Over the years (and on this blog), I’ve done more than my fair share of (lovingly) poking fun of the UK as I try to navigate life here. However, I’m an equal opportunist, and there are some things about America that also seem bizarre after living in the UK for awhile. Like, America, I love you, but why are the gaps under your bathroom stall doors large enough to fit a small human?

1. Jaywalking fines
One of the most freeing parts of living in the UK is the ability to cross the road wherever I want. In America, ‘jaywalking’ is illegal and if a police officer catches you on a bad day, you may end up with a fine. For crossing the road! This is particularly bizarre in rural areas with low traffic.
Q: Why did the American cross the road?


2. Toilet stall gaps
Americans aren’t known for wanting our privacy in social situations, and we’re usually the first to strike up a conversation or make a friend in line at the grocery store.

**CORRECTS DATE TO SEPT. 17 ** The stalls in the men's room at the Minneapolis St. Paul International Airport where U.S. Sen. Larry Craig, R-Idaho, was arrested June 11 by a Minneapolis airport police officer., are shown Monday Sept. 17, 2007. The Idaho Republican pleaded guilty to misdemeanor disorderly conduct. Craig has since said his guilty plea was a mistake.

But, seriously, why do we need such big gaps around our toilet stalls? Who is that for? Are people passing things between them? Are they for an easy means of escape?

3. Bank transfers
In the UK, everyone has a ‘sort code’ and account number for their banking account. It’s printed on your debit card so you always have it on hand, and you can transfer money into any UK bank account online using these numbers.


Compare this to many American banks, where inter-bank transfers can require a PhD to figure out (and that’s if you can even find your account and routing number easily). This results in a lot of people still writing checks to transfer money or pay rent. And checks in 2015? So far from cool.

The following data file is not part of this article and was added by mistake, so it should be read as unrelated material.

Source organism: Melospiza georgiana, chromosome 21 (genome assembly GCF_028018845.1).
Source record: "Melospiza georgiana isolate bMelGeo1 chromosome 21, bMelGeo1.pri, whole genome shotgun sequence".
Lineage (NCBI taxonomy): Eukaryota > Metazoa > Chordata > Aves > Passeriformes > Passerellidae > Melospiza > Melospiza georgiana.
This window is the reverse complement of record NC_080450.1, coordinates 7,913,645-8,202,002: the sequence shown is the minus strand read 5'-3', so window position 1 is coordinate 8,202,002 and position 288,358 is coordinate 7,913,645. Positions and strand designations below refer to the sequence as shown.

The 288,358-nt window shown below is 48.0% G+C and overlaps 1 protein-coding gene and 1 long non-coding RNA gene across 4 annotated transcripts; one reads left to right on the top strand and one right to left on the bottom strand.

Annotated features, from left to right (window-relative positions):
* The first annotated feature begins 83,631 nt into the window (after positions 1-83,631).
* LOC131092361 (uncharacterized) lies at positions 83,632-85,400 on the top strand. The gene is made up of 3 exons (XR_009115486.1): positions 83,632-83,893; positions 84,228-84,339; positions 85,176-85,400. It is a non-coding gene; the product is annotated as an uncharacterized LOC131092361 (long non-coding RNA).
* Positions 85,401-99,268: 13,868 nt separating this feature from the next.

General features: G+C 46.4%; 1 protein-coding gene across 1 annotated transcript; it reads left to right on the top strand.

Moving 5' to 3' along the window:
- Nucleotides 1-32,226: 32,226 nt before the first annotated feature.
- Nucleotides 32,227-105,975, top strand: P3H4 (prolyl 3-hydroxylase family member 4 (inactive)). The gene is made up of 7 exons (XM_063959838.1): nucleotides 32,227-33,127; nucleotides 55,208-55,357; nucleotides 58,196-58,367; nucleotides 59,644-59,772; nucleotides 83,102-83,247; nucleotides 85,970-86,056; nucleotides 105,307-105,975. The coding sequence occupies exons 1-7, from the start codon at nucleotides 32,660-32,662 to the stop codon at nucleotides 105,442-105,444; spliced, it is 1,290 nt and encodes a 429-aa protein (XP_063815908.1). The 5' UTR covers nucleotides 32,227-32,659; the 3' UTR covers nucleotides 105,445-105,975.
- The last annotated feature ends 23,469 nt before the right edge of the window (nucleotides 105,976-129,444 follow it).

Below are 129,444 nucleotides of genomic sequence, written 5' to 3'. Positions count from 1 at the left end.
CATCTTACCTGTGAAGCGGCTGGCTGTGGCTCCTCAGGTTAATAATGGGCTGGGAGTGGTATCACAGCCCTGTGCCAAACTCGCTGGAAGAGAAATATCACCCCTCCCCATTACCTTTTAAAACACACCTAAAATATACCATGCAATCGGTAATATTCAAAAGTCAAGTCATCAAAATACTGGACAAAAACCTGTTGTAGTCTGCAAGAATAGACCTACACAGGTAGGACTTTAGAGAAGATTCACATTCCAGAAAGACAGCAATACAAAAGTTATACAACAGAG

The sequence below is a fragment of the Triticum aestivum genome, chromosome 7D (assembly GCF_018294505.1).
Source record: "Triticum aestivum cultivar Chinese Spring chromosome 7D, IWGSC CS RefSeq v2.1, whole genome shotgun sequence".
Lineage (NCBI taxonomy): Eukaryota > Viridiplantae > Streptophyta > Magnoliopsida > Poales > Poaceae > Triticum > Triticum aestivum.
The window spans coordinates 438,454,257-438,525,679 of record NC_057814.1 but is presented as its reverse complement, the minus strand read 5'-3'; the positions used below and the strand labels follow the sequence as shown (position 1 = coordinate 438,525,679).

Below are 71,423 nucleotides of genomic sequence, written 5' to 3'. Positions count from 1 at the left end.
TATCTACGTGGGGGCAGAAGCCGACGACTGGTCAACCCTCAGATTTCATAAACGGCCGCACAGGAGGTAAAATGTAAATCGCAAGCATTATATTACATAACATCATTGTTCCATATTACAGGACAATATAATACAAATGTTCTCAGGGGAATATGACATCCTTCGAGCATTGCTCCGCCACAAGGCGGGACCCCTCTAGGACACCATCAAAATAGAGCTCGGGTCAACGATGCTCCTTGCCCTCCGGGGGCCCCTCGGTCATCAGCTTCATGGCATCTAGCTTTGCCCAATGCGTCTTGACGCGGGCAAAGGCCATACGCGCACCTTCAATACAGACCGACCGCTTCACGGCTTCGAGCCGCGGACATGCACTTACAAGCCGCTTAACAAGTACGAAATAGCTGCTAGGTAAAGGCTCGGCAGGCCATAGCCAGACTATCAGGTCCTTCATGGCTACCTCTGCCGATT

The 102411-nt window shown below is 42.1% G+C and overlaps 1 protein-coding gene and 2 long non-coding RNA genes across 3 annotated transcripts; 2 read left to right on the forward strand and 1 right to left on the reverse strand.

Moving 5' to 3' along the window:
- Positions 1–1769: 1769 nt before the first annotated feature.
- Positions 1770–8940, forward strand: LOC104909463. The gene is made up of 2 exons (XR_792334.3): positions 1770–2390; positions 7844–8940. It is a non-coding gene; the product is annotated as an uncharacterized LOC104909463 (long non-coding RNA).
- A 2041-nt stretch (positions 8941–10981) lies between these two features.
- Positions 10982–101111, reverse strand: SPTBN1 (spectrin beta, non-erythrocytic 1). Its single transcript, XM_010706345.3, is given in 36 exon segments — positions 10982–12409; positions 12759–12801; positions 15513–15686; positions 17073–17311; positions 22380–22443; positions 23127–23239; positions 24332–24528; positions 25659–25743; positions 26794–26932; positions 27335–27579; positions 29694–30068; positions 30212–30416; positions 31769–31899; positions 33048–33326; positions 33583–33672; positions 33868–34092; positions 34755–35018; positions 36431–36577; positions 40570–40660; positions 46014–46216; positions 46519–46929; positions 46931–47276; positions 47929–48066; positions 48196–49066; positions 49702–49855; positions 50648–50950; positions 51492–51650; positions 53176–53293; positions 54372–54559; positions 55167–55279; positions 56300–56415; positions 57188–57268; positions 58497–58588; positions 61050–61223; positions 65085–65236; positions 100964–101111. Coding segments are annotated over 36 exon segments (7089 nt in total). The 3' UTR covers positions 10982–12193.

4. Pharmaceutical commercials
All Western countries besides the US and New Zealand have banned direct advertising of medicine to consumers. For Americans, being sold to by pharmaceutical companies is nothing new or notable, and you expect to see advertisements like this one with the nightly news.

[youtube https://www.youtube.com/watch?v=25fGWKZFLIY]

“…can lead to coma or death”  SORRY, WHAT?!

After moving to a country where ads like these are banned, it all seems even more bizarre. Wouldn’t we all rather hear about a new cholesterol medicine from our doctor rather than on a commercial for Modern Family?

5. Banned ingredients
I am the furthest thing from a health nut, but even I am slightly worried about all of the ingredients banned in Europe, but allowed in the US.

My favorite dinner as a child, Kraft Mac and Cheese, is literally banned in it’s “American” form in the UK because of the chemicals.


I can’t even think about how many boxes of Kraft I’ve eaten in my lifetime without feeling random pains and web-diagnosing myself with Mac and Cheese induced diseases. Moving on.

6. Pledge of Allegiance
The pledge is another part of American culture that rings no alarm bells for most Americans. You start reciting it in school at a young age, and it’s just something you do every morning as part of your routine. I’m not exactly the world’s biggest patriot, but I happily teach my incredibly patient coworkers the pledge on various American holidays for fun.


However, while many people seem to admire American patriotism (and this is not a knock against that), I find that a lot of people are a bit taken aback that we actually have a pledge of allegiance. Someone the other day thought it was a massive joke and still didn’t seem convinced that it was real after I confirmed.

When you think about it, there is something a bit robotic and next-world-order about reciting our allegiance to the country every morning. I mean, God Bless the USA and everything, but we definitely must look strange every morning when classrooms full of children are facing the flag with their hands over their hearts and chanting.

What have I missed?